Thursday, January 19, 2006

Why Did Willie Sutton Go Into Politics? 'Cause That's Where The Money Is

OK, we're not criminal justice experts. In fact our exposure to the criminal justice system has been exclusively...well...nevermind. Anyway, given our admittedly paltry knowledge of how these things are done, it still seems to us you don't let bank robbers make the laws about bank robbery, which is exactly what's happening here.

Lawmakers are about to bombard the American public with proposals that would crack down on lobbyists. One outlined yesterday by House Speaker J. Dennis Hastert (R-Clueless), would specifically ban meals and privately paid travel for lawmakers.

Wait a minute. Shouldn't the ones who took the bribes be getting the crackdown? Oh, wait. We forget who's writing the rules. Please continue.

According to ethics experts, if Hastert's proposal is enacted, members of Congress and their staffs could still travel all over, or eat steak at the priciest restaurants in Washington on a lobbyist's account. The only requirement would be that whenever a lobbyist pays the bill, he or she must also hand the lawmaker a campaign contribution. "Is that wrong?" asked Speaker of the House Dennis Hastert. "Should I not have done that?"

The plans offered by Republican leaders yesterday would change some of the regulations that govern lobbyists' behavior. "Those lobbyists come around here and tempt us," Hastert said. "We're just poor hard working Joes like everyone else. What would you do if someone offered to pay for your country club memberships?"

Under Hastert's proposal, campaign finance laws would go untouched, an omission that amounts to a gaping loophole in efforts to distance lobbyists from the people they are paid to influence. "Well, we can't get too far from the lobbyists," said a spokesperson for Senator Frist. "We need their input. Otherwise it's like we have to listen to the voters or something. How lame would that be?"

Currently, lawmakers and staff members are permitted to take "fact-finding" trips paid for by private groups, including lobbying organizations and corporations. "Yeah. And there are some great looking facts on the beaches of Bermuda about this time of year too," said Representative Don Sherwood (R-Who's Your Daddy!).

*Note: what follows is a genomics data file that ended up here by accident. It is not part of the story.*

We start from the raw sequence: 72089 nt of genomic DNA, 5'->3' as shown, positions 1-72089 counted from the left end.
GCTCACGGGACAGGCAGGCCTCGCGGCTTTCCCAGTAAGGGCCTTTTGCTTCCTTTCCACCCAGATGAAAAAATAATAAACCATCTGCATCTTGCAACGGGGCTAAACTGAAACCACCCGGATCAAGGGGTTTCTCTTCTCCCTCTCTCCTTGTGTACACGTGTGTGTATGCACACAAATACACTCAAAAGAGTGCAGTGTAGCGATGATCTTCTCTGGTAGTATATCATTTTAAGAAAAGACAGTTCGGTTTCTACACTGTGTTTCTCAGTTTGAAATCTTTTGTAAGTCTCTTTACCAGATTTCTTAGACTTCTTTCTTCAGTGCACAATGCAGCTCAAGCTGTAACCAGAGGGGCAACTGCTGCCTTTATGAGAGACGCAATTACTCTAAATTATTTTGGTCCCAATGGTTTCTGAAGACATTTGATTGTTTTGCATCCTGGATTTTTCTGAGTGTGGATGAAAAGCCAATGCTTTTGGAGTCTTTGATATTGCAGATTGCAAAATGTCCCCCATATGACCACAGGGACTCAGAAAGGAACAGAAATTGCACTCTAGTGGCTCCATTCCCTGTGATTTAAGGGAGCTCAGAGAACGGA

Yesterday, Hastert and high-ranking Senate Republicans, led by Rick Santorum (R- Hypocrite) and John McCain (R-Shell Shocked), said they would eliminate these privately funded fact-finding trips. "This will effectively shut down these trips, just as my anti torture bill ended torture," said McCain. Senator Santorum, when he stopped laughing, added that he no longer supports the "theory" of Intelligent Design, except when he does.

None of the lawmakers said they would end travel and meals supplied by lobbyists as part of fundraising events. When asked what the definition of a fundraising event would be Representative David Dreier (R-Don't Look Too Close), who is Hastert's emissary on the lobbying issue, said, "An event specifically organized to take place on a day that ends in y."

When asked if changes in ethics rules was really just a smokescreen for Republicans accused of violating criminal statutes and facing jail time, Hastert replied that the Congress was taking these events "very seriously" and was looking into a "restructuring" of the criminal code.

In a related story, the Reverend Pat Robertson said that any "activist" judge who might be thinking of sending Republican lawbreakers to jail would surely incur the wrath of God. "They better not be living in a hurricane or earthquake zone," Robertson told a news conference. "Better not go out during a thunderstorm either. Just saying."

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